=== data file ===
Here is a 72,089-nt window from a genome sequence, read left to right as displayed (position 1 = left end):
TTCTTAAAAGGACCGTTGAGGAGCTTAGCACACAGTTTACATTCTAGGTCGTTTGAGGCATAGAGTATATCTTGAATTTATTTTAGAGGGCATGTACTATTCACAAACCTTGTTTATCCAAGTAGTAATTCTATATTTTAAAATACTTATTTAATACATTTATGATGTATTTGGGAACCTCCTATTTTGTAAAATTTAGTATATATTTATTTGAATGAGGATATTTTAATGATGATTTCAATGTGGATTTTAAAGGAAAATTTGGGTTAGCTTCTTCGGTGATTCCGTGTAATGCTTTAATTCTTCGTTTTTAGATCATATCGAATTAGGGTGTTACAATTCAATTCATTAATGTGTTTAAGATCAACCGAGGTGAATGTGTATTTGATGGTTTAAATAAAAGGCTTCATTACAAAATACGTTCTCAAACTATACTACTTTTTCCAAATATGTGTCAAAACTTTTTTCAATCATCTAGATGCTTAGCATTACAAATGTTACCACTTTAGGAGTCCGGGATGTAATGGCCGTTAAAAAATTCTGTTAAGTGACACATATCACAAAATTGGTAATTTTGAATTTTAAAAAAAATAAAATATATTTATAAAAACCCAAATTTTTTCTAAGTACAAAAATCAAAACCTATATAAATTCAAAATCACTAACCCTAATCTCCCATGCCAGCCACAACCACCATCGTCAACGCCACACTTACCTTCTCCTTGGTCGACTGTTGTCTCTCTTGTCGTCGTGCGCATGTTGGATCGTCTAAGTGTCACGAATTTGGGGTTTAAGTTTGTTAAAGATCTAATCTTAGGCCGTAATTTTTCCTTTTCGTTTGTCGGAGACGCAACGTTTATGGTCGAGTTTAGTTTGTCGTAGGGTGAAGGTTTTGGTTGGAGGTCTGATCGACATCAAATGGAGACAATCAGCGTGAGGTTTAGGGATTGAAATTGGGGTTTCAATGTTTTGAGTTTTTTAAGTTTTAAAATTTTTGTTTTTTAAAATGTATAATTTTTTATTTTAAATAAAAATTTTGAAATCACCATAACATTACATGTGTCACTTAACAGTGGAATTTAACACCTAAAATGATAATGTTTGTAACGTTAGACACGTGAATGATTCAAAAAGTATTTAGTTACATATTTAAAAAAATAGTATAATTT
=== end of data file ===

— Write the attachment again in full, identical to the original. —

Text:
Here is a 72,089-nt window from a genome sequence, read left to right as displayed (position 1 = left end):
TTCTTAAAAGGACCGTTGAGGAGCTTAGCACACAGTTTACATTCTAGGTCGTTTGAGGCATAGAGTATATCTTGAATTTATTTTAGAGGGCATGTACTATTCACAAACCTTGTTTATCCAAGTAGTAATTCTATATTTTAAAATACTTATTTAATACATTTATGATGTATTTGGGAACCTCCTATTTTGTAAAATTTAGTATATATTTATTTGAATGAGGATATTTTAATGATGATTTCAATGTGGATTTTAAAGGAAAATTTGGGTTAGCTTCTTCGGTGATTCCGTGTAATGCTTTAATTCTTCGTTTTTAGATCATATCGAATTAGGGTGTTACAATTCAATTCATTAATGTGTTTAAGATCAACCGAGGTGAATGTGTATTTGATGGTTTAAATAAAAGGCTTCATTACAAAATACGTTCTCAAACTATACTACTTTTTCCAAATATGTGTCAAAACTTTTTTCAATCATCTAGATGCTTAGCATTACAAATGTTACCACTTTAGGAGTCCGGGATGTAATGGCCGTTAAAAAATTCTGTTAAGTGACACATATCACAAAATTGGTAATTTTGAATTTTAAAAAAAATAAAATATATTTATAAAAACCCAAATTTTTTCTAAGTACAAAAATCAAAACCTATATAAATTCAAAATCACTAACCCTAATCTCCCATGCCAGCCACAACCACCATCGTCAACGCCACACTTACCTTCTCCTTGGTCGACTGTTGTCTCTCTTGTCGTCGTGCGCATGTTGGATCGTCTAAGTGTCACGAATTTGGGGTTTAAGTTTGTTAAAGATCTAATCTTAGGCCGTAATTTTTCCTTTTCGTTTGTCGGAGACGCAACGTTTATGGTCGAGTTTAGTTTGTCGTAGGGTGAAGGTTTTGGTTGGAGGTCTGATCGACATCAAATGGAGACAATCAGCGTGAGGTTTAGGGATTGAAATTGGGGTTTCAATGTTTTGAGTTTTTTAAGTTTTAAAATTTTTGTTTTTTAAAATGTATAATTTTTTATTTTAAATAAAAATTTTGAAATCACCATAACATTACATGTGTCACTTAACAGTGGAATTTAACACCTAAAATGATAATGTTTGTAACGTTAGACACGTGAATGATTCAAAAAGTATTTAGTTACATATTTAAAAAAATAGTATAATTT